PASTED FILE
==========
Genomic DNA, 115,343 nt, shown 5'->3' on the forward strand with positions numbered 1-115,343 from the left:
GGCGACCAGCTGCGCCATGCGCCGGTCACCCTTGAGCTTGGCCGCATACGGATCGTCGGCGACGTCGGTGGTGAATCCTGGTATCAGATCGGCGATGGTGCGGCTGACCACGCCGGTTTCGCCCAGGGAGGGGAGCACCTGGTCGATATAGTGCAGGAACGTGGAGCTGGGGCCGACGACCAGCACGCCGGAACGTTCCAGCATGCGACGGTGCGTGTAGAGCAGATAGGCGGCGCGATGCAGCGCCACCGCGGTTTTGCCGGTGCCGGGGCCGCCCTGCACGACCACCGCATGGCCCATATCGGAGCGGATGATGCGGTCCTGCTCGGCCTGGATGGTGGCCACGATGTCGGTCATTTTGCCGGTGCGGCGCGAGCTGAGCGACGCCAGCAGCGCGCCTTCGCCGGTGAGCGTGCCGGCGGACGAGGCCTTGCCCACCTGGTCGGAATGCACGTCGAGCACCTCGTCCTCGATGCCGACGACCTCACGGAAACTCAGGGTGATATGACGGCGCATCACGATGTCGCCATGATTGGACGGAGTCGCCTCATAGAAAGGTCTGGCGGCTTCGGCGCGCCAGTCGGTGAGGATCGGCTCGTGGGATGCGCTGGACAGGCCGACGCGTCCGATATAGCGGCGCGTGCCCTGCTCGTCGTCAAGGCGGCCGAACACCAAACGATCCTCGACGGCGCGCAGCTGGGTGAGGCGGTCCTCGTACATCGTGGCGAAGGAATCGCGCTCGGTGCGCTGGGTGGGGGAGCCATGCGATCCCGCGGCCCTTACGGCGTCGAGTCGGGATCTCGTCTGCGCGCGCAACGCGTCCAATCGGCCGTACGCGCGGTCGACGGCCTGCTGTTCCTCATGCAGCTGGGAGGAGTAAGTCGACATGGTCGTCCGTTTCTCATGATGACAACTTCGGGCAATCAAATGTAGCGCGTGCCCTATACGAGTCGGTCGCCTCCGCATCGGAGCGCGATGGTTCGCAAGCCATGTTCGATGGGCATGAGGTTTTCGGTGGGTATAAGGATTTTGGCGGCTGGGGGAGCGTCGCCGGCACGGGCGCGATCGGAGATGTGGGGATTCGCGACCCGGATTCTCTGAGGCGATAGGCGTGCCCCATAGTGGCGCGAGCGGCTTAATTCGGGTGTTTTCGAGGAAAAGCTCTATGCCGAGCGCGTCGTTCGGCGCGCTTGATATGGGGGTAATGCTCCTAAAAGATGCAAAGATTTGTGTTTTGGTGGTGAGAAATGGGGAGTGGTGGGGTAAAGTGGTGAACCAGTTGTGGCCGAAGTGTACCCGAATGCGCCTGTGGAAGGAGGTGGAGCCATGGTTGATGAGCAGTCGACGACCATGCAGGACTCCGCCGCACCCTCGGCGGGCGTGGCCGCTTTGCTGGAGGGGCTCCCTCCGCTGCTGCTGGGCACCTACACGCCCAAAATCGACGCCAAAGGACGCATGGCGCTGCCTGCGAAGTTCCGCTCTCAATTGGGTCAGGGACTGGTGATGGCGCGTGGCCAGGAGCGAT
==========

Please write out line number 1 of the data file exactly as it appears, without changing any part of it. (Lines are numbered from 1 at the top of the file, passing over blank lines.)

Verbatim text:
Genomic DNA, 115,343 nt, shown 5'->3' on the forward strand with positions numbered 1-115,343 from the left: